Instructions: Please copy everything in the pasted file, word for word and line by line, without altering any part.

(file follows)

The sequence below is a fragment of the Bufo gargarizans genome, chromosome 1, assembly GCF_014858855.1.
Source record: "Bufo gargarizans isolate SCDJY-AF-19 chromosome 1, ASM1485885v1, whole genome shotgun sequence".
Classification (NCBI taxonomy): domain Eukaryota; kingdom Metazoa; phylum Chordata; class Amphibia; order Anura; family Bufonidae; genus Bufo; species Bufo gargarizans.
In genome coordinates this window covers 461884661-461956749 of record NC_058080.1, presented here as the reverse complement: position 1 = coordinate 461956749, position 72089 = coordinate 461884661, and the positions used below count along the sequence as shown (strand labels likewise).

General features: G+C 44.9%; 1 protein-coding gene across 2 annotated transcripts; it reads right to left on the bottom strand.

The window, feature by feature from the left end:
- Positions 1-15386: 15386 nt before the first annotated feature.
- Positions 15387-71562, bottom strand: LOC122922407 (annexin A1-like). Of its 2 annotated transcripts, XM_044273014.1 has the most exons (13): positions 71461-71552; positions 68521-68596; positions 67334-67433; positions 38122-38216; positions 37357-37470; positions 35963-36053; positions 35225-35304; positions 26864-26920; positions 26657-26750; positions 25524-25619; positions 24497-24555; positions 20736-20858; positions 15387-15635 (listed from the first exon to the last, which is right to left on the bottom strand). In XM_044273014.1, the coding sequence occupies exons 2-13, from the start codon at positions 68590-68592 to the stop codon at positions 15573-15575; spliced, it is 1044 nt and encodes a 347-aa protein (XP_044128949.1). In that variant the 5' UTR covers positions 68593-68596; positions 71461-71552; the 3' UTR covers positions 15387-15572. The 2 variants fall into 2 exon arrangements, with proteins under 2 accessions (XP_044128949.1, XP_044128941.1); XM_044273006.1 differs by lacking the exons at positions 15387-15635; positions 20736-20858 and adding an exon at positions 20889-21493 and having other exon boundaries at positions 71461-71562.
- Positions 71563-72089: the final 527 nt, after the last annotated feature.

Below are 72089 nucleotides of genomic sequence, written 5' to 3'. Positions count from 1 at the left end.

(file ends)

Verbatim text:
The sequence below is a fragment of the Bufo gargarizans genome, chromosome 1, assembly GCF_014858855.1.
Source record: "Bufo gargarizans isolate SCDJY-AF-19 chromosome 1, ASM1485885v1, whole genome shotgun sequence".
Classification (NCBI taxonomy): domain Eukaryota; kingdom Metazoa; phylum Chordata; class Amphibia; order Anura; family Bufonidae; genus Bufo; species Bufo gargarizans.
In genome coordinates this window covers 461884661-461956749 of record NC_058080.1, presented here as the reverse complement: position 1 = coordinate 461956749, position 72089 = coordinate 461884661, and the positions used below count along the sequence as shown (strand labels likewise).

General features: G+C 44.9%; 1 protein-coding gene across 2 annotated transcripts; it reads right to left on the bottom strand.

The window, feature by feature from the left end:
- Positions 1-15386: 15386 nt before the first annotated feature.
- Positions 15387-71562, bottom strand: LOC122922407 (annexin A1-like). Of its 2 annotated transcripts, XM_044273014.1 has the most exons (13): positions 71461-71552; positions 68521-68596; positions 67334-67433; positions 38122-38216; positions 37357-37470; positions 35963-36053; positions 35225-35304; positions 26864-26920; positions 26657-26750; positions 25524-25619; positions 24497-24555; positions 20736-20858; positions 15387-15635 (listed from the first exon to the last, which is right to left on the bottom strand). In XM_044273014.1, the coding sequence occupies exons 2-13, from the start codon at positions 68590-68592 to the stop codon at positions 15573-15575; spliced, it is 1044 nt and encodes a 347-aa protein (XP_044128949.1). In that variant the 5' UTR covers positions 68593-68596; positions 71461-71552; the 3' UTR covers positions 15387-15572. The 2 variants fall into 2 exon arrangements, with proteins under 2 accessions (XP_044128949.1, XP_044128941.1); XM_044273006.1 differs by lacking the exons at positions 15387-15635; positions 20736-20858 and adding an exon at positions 20889-21493 and having other exon boundaries at positions 71461-71562.
- Positions 71563-72089: the final 527 nt, after the last annotated feature.

Below are 72089 nucleotides of genomic sequence, written 5' to 3'. Positions count from 1 at the left end.